Effect of boundary layer conductance on the response of stomata to humidity

Effect of boundary layer conductance on the response of stomata to humidity Abstract. Leaf conductance responses to leaf to air water vapour partial pressure difference (VPD) have been measured at air speeds of 0.5 and 3.0 ms−1 in single attached leaves of three species in order to test the hypothesis that leaf conductance response to VPD is controlled by evaporation from the outer surface of the epidermis, rather than by evaporation through stomata. Total conductance decreased linearly with increassing VPD at both air speeds, but was decreased 1.6 3.0 times as much as by a given incrase in VPD at high than at low air speed. depending on species. In all species the relationship between leaf conductance and the gradient for evaporation from the epidermis was the same at both values of boundary layer conductance, supporting the hypothesis that direct epidermal evaporation controls stomatal guard cell behaviour in responses of stomata to VPD in these species. http://www.deepdyve.com/assets/images/DeepDyve-Logo-lg.png Plant Cell & Environment Wiley

Effect of boundary layer conductance on the response of stomata to humidity

Plant Cell & Environment, Volume 8 (1) – Jan 1, 1985

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Publisher
Wiley
Copyright
Copyright © 1985 Wiley Subscription Services, Inc., A Wiley Company
ISSN
0140-7791
eISSN
1365-3040
DOI
10.1111/j.1365-3040.1985.tb01209.x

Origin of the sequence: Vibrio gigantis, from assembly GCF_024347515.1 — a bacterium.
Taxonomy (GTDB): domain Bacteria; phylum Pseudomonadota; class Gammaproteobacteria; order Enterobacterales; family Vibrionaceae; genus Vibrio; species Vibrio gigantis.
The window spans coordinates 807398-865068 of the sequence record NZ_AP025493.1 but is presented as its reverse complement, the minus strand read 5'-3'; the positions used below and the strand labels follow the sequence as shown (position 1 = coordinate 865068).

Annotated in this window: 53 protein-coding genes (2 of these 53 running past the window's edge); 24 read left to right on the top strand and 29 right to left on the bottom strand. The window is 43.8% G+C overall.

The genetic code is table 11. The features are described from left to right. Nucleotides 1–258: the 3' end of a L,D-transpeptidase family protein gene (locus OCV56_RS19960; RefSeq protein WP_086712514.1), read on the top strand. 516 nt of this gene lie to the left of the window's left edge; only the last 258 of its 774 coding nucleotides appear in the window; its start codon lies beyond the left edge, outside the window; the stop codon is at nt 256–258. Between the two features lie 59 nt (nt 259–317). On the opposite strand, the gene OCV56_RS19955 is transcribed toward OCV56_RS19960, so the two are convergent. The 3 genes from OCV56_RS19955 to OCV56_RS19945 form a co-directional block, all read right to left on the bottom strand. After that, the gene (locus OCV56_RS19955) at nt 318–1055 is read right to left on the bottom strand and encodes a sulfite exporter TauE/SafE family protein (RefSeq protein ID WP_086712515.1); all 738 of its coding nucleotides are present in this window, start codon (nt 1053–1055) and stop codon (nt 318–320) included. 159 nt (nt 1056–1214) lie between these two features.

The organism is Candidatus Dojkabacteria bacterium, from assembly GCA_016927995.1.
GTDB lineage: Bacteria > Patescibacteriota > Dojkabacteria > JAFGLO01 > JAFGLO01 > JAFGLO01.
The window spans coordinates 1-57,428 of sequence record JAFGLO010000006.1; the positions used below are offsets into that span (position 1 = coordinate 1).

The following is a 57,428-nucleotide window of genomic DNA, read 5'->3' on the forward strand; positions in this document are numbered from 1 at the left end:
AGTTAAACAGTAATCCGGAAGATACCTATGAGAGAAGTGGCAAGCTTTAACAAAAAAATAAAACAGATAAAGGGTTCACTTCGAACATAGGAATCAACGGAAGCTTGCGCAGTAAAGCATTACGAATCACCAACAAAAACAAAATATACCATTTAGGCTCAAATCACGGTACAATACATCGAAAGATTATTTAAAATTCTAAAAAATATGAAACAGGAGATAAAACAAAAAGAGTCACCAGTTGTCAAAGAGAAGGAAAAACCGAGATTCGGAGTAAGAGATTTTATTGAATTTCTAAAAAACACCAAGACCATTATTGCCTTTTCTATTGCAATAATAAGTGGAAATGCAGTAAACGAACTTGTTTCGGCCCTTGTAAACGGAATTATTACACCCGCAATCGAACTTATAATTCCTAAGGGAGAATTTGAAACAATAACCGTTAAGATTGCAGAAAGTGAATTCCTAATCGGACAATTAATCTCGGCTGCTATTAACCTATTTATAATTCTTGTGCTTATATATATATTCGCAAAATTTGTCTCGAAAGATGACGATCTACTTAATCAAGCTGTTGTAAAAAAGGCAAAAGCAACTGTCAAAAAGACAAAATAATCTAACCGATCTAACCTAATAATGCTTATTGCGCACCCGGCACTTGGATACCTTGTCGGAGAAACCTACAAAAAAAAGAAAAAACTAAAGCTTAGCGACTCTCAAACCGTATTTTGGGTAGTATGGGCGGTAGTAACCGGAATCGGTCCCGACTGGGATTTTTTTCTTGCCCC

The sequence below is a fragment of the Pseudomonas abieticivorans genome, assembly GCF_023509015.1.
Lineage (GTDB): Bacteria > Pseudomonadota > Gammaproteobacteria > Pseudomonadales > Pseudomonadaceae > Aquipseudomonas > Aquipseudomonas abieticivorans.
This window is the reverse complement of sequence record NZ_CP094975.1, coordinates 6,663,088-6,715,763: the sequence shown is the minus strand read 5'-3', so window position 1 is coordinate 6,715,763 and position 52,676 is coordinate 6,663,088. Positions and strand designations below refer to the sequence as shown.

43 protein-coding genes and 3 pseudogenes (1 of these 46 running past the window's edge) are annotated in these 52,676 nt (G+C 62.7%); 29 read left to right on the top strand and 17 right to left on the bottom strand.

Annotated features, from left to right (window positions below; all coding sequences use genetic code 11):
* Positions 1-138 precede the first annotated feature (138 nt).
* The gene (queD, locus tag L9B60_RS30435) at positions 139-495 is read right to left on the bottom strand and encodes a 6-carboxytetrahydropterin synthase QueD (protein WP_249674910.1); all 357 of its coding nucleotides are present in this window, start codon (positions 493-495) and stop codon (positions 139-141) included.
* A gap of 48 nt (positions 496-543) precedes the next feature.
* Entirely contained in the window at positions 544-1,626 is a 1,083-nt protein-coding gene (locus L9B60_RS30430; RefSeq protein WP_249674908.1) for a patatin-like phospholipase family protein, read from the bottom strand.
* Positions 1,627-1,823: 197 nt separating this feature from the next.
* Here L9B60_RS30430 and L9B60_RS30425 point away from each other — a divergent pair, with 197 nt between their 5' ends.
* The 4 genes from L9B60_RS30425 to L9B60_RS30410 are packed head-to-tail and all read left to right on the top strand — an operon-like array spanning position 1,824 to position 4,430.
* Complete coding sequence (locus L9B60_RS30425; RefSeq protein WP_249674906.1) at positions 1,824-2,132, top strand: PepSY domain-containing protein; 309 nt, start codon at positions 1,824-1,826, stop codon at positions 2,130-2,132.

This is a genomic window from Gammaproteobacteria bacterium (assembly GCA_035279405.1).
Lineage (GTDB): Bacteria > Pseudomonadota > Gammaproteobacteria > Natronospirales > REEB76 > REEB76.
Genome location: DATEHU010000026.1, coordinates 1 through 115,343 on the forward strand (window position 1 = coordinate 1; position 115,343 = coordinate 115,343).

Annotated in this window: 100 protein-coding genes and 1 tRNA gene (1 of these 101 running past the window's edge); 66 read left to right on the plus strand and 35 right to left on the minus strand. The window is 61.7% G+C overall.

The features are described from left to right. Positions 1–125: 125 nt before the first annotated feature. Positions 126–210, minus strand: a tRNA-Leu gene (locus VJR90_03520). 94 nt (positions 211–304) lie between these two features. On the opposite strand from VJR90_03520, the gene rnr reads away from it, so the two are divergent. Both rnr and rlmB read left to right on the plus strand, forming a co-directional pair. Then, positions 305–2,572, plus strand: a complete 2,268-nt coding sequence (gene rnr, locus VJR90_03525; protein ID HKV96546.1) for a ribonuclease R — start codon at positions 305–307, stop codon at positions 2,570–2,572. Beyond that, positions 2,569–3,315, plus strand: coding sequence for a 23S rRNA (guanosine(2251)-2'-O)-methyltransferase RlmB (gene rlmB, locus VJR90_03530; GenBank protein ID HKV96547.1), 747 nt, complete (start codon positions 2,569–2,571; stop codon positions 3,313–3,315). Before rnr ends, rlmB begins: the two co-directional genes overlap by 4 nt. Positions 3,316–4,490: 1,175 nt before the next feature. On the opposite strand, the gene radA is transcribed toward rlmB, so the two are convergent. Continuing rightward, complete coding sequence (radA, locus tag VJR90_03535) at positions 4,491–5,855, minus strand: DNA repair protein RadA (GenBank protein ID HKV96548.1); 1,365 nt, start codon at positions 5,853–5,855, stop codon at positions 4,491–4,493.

Publisher site
See Article on Publisher Site

Abstract

Abstract. Leaf conductance responses to leaf to air water vapour partial pressure difference (VPD) have been measured at air speeds of 0.5 and 3.0 ms−1 in single attached leaves of three species in order to test the hypothesis that leaf conductance response to VPD is controlled by evaporation from the outer surface of the epidermis, rather than by evaporation through stomata. Total conductance decreased linearly with increassing VPD at both air speeds, but was decreased 1.6 3.0 times as much as by a given incrase in VPD at high than at low air speed. depending on species. In all species the relationship between leaf conductance and the gradient for evaporation from the epidermis was the same at both values of boundary layer conductance, supporting the hypothesis that direct epidermal evaporation controls stomatal guard cell behaviour in responses of stomata to VPD in these species.

Journal

Plant Cell & EnvironmentWiley

Published: Jan 1, 1985

References

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